Nightmares are a cardinal symptom of Post-Traumatic Stress Disorder (PTSD), but little is known about the experiential aspects of PTSD nightmares. The present study is a secondary exploration of baseline data collected in a randomized, controlled trial of prazosin in PTSD patients. This study examined affective attributes of nightmares in 20 PTSD patients using visual analogue scales (VAS) rated from “0” (never) to “100” (always) for anger, fear, and sadness. PTSD diagnosis was confirmed by Clinician-Administered PTSD Scale. Sitting pulse, Disturbing Dreams and Nightmare Severity Index (DDNSI), PTSD Checklist (PCL), and other psychiatric measurements were recorded. Analytic approach included Pearson’s r, paired t-tests, and multilinear regression modeling. The mean presence of anger, fear, and sadness in dreams was noted to have been: 54.9 ± 32.0, 76.6 ± 24.3, and 71.5 ± 26.2, respectively. Significant positive correlations were found between anger scores and the relation of a dream to: prior trauma (r= 0.5113), repetitive nature (r= 0.4807), and awakening the dreamer (r= 0.5781). Significant correlations were not seen for fearful or sad affects. In multilinear regression, “PCL minus sleep” scores were predicted by DDNSI and anger scores, after covarying for age and gender (F= 4.5, df = 19, p< 0.02). DDNSI scores and resting pulse were significantly positively correlated (r= 0.5541). These results confirm that PTSD nightmares are negative-affect laden, and specifically, that anger in dreams is correlated with a greater degree of traumatic themes, repetitiveness, and awakenings. Additionally, anger in dreams best indicated the presence of worse global PTSD symptoms. The correlation between resting daytime pulse and DDNSI scores underlines the unifying features of PTSD across day and night.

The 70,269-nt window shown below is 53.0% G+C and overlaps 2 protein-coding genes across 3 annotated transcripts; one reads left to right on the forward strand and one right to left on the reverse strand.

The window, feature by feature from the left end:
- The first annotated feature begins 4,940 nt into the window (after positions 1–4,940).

- dream experiences
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